• While Guyana’s PPP/C government has been praised by stakeholders for its Local Content Legislation. New York-based attorney-at-law, Dr. Vivian Williams, notes that local content is not just merely about retaining a large chunk of the economic pie from petroleum production but could be used as a mechanism to ensure “lopsided distribution of wealth” to politically connected persons and groups, Kaieteur News reports. Williams also believes the Guyanese government is making an economic mistake by not renegotiating the 2016 deal that was signed with ExxonMobil affiliate, Esso Exploration and Production Guyana Limited. Kaieteur News reports.


  • International Lawyer, Melinda Janki does not believe politicians should negotiate contracts on behalf of Guyana, but should stick to instituting the correct legislative framework to manage the country’s respective sectors. Kaieteur News reports.

  • This opinion piece by the pen-named analyst, Peeping Tom questions why the people in Guyana are not protesting over the government allegedly being short-changed by the Production Sharing Agreement. Kaieteur News reports.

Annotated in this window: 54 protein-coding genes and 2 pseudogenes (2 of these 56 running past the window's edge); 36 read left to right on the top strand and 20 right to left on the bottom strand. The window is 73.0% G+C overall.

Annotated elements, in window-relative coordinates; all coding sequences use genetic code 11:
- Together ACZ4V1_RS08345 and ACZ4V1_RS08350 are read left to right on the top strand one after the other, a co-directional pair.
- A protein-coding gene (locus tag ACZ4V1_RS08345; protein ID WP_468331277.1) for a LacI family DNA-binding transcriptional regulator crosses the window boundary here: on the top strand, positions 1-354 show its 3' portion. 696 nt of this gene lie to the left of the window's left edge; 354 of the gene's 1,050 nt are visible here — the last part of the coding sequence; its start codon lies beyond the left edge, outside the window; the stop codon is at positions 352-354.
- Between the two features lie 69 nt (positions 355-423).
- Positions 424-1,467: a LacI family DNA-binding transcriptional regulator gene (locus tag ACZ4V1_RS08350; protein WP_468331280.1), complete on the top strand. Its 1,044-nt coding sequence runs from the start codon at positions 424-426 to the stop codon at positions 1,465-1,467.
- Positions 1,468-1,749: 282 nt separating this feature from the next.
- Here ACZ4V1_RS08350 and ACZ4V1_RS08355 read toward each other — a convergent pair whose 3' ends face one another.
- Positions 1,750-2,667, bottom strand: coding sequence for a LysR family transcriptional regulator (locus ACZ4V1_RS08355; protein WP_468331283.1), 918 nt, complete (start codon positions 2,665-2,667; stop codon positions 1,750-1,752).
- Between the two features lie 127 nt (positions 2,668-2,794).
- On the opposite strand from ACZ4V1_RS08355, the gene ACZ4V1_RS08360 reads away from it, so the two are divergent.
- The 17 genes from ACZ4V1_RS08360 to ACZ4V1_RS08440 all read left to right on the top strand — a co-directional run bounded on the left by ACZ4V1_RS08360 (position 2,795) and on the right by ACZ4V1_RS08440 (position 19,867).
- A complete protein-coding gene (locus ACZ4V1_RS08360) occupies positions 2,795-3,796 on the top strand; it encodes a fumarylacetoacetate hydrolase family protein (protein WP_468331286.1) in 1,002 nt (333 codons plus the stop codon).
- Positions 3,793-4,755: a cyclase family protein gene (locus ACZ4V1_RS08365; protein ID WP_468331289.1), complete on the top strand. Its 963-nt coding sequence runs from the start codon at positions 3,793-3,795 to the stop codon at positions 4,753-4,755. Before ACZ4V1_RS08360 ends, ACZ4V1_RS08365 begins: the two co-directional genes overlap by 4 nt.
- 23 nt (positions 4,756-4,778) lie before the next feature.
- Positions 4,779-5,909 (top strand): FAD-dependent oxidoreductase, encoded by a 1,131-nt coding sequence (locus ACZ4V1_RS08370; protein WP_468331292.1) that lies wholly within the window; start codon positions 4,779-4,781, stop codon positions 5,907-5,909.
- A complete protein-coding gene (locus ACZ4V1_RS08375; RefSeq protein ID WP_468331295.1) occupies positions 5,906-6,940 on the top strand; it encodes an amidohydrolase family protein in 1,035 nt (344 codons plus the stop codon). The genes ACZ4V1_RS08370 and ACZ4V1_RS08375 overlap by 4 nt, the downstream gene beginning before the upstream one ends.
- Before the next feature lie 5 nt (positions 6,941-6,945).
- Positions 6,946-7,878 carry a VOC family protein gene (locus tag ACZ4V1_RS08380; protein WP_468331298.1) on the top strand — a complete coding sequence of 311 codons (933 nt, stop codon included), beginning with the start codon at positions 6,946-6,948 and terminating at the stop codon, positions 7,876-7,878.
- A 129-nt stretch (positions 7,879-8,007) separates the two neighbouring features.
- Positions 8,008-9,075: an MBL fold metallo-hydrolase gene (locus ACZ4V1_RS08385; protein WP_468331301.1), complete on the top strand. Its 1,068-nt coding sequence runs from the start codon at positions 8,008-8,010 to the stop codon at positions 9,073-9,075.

Food Security


  • One fruitful benefit of the pandemic is that many Jamaicans had both the time and the need to turn to backyard farming to supplement their groceries. Forbes reports.


The Economy, Finance and Debt


  • Barbados’ Prime Minister, Mia Mottley at the United Nations General Assembly lobbied for a restructuring of the Bretton Woods institutions to be updated to see to the equitable needs of all countries, adapt to modern-day problems and include financing from multinational corporations that benefit from the institutions. Caribbean Magazine Plus reports.


  • Barbados is the first country to reach a staff-level agreement to access the IMF’s Resilience and Sustainability Trust (RST), which aims to provide affordable, long-term financing to help build resilience against climate change. Read more from the IMF here.


  • Axios gives a comprehensive and simple explanation of Barbados’ landmark debt conversion agreement.